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Lower cap = bigger problem for the San Jose Sharks; Marleau and draft recap

June 23, 2019, 4:19 PM ET [14 Comments]
Steve Palumbo
San Jose Sharks Blogger • RSSArchiveCONTACT
The San Jose Sharks had a relatively quiet draft weekend. They made a few minor deals for picks to move around in the draft. Otherwise, not much excitement.

Or was there?

The Sharks didn't have a first-round pick but got busy early on Saturday added picks. They traded the 41st to Vegas for picks 48 and 82. At 48 they picked Russian defenseman Artemi Kniazev, who had 13 goals and 21 assists in 55 games while playing for Chicoutimi of the QMJHL.

San Jose went back to work, trading picks 82 and 91 to the suddenly awesome New Jersey Devils for the 55th overall pick. The Sharks used that pick to snag Dillon Hamaliuk from the Seattle Thunderbirds of the WHL.

They were not done. Doug Wilson then traded pick 215 and Francis Perron for the 164th pick and UFA forward Tom Pyatt.

Did you get all that???

When all was said and done, the Sharks made a total of five picks, selecting two defensemen and three forwards.

- 2nd Round, 48th overall | Aremi Kniazev, D, QMJHL (Chicoutimi)
- 2nd Round, 55th overall | Dillon Hamaliuk, LW, WHL (Seattle)
- 4th Round, 108th overall | Yegor Spiridonov, C, Russia Juniors
- 6th Round, 164th overall | Timur Ibragimov, LW, Russian Juniors
- 6th Round, 184th overall | Santeri Hatakka, D, Finland Juniors

I don't know much about these kids, but I'll more in-depth in a later blog.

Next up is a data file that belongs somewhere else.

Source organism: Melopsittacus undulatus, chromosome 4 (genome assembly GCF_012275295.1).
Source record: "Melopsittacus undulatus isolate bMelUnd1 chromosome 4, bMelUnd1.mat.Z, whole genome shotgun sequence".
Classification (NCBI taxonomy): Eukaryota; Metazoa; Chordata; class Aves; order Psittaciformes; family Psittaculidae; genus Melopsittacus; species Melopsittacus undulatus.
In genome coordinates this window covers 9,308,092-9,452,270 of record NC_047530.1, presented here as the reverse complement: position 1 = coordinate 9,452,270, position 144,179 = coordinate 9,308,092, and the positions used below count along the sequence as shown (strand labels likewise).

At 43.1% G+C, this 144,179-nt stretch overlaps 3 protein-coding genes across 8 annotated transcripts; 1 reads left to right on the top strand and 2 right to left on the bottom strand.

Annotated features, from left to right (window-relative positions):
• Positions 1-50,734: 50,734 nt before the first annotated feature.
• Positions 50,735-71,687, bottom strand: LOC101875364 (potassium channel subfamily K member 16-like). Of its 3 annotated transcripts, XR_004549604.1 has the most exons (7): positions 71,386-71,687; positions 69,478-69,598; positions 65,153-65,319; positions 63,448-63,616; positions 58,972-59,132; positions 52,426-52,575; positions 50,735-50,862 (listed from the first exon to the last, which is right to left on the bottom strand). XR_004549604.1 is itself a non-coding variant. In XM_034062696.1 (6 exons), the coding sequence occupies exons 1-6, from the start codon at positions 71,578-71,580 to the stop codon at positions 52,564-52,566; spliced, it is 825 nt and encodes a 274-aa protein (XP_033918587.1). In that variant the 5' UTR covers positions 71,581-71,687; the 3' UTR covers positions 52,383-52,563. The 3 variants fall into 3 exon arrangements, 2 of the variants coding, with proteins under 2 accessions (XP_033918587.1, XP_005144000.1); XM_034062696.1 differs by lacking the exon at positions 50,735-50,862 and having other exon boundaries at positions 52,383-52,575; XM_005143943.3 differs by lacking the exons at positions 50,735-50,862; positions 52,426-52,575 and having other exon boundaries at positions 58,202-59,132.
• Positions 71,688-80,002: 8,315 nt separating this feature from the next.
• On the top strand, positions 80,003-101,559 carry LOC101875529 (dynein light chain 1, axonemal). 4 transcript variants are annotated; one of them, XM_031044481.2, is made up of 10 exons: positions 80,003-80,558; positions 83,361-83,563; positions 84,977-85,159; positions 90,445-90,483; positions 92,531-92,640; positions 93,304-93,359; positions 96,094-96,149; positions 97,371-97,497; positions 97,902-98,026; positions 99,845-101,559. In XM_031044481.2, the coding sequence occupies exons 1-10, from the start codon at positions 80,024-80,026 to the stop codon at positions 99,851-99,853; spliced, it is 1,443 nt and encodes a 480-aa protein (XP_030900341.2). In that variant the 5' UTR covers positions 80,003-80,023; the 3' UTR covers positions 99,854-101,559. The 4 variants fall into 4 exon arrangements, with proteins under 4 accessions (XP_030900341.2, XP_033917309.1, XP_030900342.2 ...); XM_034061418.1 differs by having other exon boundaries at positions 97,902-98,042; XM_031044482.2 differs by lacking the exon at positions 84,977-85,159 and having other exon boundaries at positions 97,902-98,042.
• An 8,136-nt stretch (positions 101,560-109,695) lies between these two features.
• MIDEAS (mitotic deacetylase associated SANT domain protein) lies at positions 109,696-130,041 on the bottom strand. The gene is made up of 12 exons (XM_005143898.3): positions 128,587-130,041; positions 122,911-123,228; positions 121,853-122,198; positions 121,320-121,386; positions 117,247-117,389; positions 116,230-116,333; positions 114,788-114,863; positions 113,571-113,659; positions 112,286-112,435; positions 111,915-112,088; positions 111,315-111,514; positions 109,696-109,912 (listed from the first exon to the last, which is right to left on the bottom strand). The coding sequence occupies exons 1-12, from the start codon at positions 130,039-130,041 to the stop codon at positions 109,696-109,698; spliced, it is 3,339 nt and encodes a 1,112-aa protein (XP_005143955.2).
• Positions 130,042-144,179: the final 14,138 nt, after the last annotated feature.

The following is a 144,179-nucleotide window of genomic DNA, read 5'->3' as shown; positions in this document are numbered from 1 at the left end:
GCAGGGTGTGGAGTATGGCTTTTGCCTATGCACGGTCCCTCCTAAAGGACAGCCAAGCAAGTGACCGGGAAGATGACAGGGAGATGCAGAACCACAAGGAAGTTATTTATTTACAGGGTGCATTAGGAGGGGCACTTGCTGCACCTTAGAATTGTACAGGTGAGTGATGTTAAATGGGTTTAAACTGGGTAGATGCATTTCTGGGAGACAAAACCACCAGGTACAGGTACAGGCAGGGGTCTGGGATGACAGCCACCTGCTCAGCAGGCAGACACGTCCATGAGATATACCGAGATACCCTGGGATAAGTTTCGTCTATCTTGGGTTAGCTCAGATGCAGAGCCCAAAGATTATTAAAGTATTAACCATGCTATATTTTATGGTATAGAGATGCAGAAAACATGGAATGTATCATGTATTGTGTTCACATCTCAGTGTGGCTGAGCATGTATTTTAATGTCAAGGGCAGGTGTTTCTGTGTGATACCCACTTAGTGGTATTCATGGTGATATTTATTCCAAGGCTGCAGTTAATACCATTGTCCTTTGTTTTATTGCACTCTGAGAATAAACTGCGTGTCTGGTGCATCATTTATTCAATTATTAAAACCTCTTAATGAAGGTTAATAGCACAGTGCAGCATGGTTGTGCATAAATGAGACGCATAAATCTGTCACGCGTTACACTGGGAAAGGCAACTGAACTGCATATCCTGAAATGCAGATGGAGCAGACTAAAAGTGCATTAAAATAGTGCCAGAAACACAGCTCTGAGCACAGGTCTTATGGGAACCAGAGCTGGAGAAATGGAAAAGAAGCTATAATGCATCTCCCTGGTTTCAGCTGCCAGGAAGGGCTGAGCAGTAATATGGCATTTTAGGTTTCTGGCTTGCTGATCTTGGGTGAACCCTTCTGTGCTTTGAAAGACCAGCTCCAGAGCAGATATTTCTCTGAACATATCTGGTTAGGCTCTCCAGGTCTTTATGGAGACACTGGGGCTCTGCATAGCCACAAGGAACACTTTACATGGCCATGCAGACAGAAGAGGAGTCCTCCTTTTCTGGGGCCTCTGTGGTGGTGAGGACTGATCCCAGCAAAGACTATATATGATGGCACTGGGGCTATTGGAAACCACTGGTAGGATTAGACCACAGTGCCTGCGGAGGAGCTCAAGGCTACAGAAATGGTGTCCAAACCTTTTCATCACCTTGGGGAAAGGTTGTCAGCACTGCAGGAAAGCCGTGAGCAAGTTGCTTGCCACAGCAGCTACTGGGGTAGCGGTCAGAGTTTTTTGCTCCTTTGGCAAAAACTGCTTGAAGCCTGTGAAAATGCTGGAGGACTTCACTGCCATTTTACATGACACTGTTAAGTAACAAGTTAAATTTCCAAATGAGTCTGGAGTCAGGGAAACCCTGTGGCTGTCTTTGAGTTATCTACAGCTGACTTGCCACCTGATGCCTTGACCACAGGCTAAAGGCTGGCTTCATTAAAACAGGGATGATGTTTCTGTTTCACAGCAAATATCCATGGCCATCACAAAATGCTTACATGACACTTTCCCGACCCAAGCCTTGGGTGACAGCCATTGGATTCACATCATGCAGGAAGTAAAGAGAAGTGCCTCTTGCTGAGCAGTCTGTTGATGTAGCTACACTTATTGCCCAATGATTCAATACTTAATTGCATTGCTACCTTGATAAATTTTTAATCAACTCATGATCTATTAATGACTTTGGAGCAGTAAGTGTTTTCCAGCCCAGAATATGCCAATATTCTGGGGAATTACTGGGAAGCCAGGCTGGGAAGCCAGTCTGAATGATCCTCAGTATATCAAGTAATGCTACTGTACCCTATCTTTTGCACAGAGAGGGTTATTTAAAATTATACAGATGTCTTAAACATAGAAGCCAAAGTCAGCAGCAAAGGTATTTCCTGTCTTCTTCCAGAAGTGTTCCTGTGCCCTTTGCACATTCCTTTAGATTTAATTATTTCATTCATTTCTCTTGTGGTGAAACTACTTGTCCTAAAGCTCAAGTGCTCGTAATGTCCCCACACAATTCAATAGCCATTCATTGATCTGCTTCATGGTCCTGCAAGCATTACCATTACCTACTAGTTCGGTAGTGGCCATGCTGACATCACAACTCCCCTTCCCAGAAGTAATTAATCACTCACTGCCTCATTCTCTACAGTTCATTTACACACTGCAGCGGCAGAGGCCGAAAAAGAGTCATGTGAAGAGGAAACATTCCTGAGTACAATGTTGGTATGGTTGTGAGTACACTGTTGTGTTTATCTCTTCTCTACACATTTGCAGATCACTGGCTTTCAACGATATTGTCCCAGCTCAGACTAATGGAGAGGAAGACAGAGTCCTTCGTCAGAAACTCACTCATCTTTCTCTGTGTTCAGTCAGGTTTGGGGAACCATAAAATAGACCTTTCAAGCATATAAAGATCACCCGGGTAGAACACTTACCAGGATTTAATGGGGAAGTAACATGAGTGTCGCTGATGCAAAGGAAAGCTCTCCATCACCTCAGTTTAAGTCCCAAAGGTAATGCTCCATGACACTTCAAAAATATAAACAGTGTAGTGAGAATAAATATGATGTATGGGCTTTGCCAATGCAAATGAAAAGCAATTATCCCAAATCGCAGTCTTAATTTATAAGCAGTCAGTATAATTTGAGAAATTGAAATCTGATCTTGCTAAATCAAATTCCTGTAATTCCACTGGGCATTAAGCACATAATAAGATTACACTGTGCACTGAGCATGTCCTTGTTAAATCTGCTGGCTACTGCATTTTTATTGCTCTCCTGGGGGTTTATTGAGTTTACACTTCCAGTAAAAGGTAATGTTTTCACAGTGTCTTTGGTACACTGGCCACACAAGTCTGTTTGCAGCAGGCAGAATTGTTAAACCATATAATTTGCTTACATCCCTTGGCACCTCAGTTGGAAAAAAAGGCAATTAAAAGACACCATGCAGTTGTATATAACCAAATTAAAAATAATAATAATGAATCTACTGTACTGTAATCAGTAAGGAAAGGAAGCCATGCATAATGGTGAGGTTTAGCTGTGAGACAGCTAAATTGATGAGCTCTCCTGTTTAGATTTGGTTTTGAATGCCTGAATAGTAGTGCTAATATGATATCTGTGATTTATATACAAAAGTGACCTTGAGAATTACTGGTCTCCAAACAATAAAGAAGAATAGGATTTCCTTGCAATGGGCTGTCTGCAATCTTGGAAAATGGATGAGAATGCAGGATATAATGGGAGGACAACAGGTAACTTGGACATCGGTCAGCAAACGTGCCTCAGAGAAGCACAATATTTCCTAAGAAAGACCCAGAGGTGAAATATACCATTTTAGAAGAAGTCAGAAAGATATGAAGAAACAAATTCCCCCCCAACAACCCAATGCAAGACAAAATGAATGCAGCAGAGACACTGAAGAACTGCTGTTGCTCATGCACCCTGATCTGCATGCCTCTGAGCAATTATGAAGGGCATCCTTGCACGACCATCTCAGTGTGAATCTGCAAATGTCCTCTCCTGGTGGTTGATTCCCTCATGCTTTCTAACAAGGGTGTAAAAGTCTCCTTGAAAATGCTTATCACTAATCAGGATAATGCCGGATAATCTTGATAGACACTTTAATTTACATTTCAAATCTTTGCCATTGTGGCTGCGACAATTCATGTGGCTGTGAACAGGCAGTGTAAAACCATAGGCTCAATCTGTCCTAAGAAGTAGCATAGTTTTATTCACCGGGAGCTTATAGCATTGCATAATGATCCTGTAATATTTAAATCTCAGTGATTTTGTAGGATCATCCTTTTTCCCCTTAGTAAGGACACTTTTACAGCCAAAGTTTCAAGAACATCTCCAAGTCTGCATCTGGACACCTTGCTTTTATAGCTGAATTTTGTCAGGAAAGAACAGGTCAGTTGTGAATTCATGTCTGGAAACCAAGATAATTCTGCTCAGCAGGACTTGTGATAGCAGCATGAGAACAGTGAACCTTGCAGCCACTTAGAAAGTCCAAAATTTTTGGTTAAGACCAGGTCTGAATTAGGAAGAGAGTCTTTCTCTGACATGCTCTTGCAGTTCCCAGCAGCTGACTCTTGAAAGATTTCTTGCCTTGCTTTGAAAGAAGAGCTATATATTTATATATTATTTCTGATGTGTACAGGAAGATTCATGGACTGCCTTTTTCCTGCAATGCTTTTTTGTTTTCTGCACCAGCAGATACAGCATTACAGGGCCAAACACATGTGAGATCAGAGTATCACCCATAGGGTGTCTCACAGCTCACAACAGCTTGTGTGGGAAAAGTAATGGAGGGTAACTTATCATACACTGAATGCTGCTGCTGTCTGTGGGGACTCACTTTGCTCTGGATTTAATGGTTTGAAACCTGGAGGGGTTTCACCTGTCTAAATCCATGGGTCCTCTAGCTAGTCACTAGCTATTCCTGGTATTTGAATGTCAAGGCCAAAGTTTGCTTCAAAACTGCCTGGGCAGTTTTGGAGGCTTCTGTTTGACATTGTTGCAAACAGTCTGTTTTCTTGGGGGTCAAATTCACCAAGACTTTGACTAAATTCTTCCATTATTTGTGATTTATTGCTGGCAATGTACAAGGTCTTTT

Moving right along. Let's talk about what happened with Patrick Marleau.

The Toronto Maple Leafs needed cap space. The best way to free up some space? Trade an aging hockey player with a very high cap hit. That's precisely what they did when they sent Marleau, a conditional first-round pick and a seventh-round selection in 2020 to the Canes for a sixth-rounder next year.

The move freed up $6.25 million in cap space for other more pressing issues, i.e. Mitch Marner.

You're probably asking yourself, "why is this in a Sharks blog if the Sharks are not even part of the deal?"

The Canes are saying they would like Patty to play for them next season. The belief is that he doesn't want any part of that. As mentioned before, Marleau wants to play on the west coast and more specifically, he wants to come crawling back to San Jose.

This trade opens the "buy out" scenario. (I think somebody in the comments said it was a blogger idea) Carolina can simply buy out Marleau's contract, allowing him to become a free agent and sign on the cheap with another team. In this case - the Sharks.

I got a strong anti-Marleau sentiment from social media, regarding a possible return and it's 100% justified. Bringing Marleau back into the fold only tightens the Sharks purse strings and does little to help bolster the roster.

San Jose was delivered the worst possible news when the league announced the next cap ceiling would be $81.5 million. The lower number leaves the Sharks with $14,842,583 in cap space. They already have $66,657,417 locked up in salaries for next season. Wilson clearly doesn't have enough room to take care of his various FA's like Joe Pavelski, Joonas Donskoi, Joe Thornton, Gus Nyquist, Tim Heed or Timo Meier (RFA).

A lower cap means that San Jose will almost certainly not be able to bring back the same squad and they may even lose Pavelski, Donskoi or BOTH. It starting to look like both players are willing to test the market.

Can you imagine Joe Pavelski in a different sweater?

Justin Braun was already shipped out and now there's speculation that Brenden Dillion could be next.

The prodigal son returning to save the day is a wonderful fantasy, but it's nothing more than that - pure fantasy. Bringing back Marleau MUST be low on the list of offseason priorities for the Sharks.

We knew the Sharks were going to be busy this summer. A smaller cap means they could be busy for all the wrong reasons.

Thanks for reading,
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